An explosion at the Red Mosque during the government raid.An explosion at the Red Mosque during the government raid. [Source: Inter Services Public Relations]Prior to the Pakistani Army’s raid on the Red Mosque (Lal Masjid) from July 3-11, 2007, the Pakistani government had generally maintained an uneasy alliance with Pakistani Islamist militants, although these militants sometimes launched violent attacks on the government. But in the immediate aftermath of the Red Mosque raid (see July 3-11, 2007), Pakistani militants and government forces openly war with each other. In 2005 and 2006, the government made peace deals with militants in the tribal regions of South Waziristan and North Waziristan (see February 7, 2005 and September 5, 2006). But these deals immediately collapse. On July 11, the last day of the mosque raid, al-Qaeda second-in-command Ayman al-Zawahiri apparently condemns the raid and calls for Pakistanis to overthrow their government (see July 11, 2007). On July 12, Pakistani President Pervez Musharraf vows in a nationally televised address that he will crush extremists throughout Pakistan. He says, “Terrorism and extremism has not ended in Pakistan. But it is our resolve that we will eliminate extremism and terrorism wherever it exists. Extremism and terrorism will be defeated in every corner of the country.” He also says that over the next few months, security forces will retake the tribal regions near the Afghanistan border now controlled by a mix of Taliban, al-Qaeda, and other militants. On the same day, Maulana Abdul Aziz Ghazi, who ran the Red Mosque along with his brother but was arrested during the raid, is allowed to speak at the funeral of his brother. He says, “God willing, Pakistan will have an Islamic revolution soon. The blood of martyrs will bear fruit.” Also on July 12, the first retaliatory suicide bombings take place. [Associated Press, 7/12/2007; London Times, 7/16/2007] Over the next three weeks, 167 people, including 120 soldiers and police, are killed in 21 militant attacks, many of them suicide bombings. Most of these take place in the North-West Frontier Province and the tribal regions, both of which have a strong militant presence. Pakistani journalist Ahmed Rashid will later comment, “The government’s inept handling of the [Red Mosque] crisis was a turning point for al-Qaeda, Pakistani Taliban, and other extremist groups, who now joined together and vowed to topple the government and create an Islamic state.” Hundreds of potential new suicide bombers vowed revenge and began training in the tribal regions. Al-Qaeda’s focus “shifted from Afghanistan to Pakistan, where it saw a demoralized army, a terrified citizenry, and an opportunity to destabilize the state. For the first time, senior Pakistani officials told me, the army’s corps commanders accepted that the situation had radically changed and the state was under threat from Islamic extremism. In fact, the Pakistan army was now fighting a civil war.” [Rashid, 2008]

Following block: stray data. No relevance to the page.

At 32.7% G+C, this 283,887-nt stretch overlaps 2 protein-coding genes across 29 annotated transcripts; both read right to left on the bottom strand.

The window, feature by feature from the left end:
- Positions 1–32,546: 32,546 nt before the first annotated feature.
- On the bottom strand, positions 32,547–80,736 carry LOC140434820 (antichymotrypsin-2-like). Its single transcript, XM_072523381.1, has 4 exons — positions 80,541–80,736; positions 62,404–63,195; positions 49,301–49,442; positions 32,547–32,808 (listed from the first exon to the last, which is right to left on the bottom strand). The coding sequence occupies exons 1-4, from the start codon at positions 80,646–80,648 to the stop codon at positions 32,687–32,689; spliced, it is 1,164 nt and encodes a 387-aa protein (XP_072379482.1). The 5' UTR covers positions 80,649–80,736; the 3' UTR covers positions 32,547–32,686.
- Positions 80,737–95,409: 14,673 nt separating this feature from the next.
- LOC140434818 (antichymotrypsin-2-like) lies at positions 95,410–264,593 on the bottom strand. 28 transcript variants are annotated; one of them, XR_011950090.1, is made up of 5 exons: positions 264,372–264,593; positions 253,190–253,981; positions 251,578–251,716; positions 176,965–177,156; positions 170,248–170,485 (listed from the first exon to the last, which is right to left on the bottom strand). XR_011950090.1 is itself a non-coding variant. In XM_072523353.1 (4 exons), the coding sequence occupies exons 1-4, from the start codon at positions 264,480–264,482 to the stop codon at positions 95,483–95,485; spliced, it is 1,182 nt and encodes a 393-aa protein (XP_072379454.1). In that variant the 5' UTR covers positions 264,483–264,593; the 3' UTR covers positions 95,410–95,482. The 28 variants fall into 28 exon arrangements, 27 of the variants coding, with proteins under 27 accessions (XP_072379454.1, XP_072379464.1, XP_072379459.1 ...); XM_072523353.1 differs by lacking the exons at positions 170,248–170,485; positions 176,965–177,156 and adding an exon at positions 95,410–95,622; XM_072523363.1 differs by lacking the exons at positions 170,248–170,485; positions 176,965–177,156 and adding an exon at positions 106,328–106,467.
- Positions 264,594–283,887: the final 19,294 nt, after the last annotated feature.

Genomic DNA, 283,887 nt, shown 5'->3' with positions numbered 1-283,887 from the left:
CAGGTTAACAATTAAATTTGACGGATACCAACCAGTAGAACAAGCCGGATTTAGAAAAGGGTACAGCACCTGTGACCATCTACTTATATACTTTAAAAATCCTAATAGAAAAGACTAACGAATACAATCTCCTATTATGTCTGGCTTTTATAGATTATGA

Entity Tags: Maulana Abdul Aziz Ghazi, Ahmed Rashid, Ayman al-Zawahiri, Pervez Musharraf, Taliban, Al-Qaeda, Pakistani Army

Timeline Tags: Complete 911 Timeline, War in Afghanistan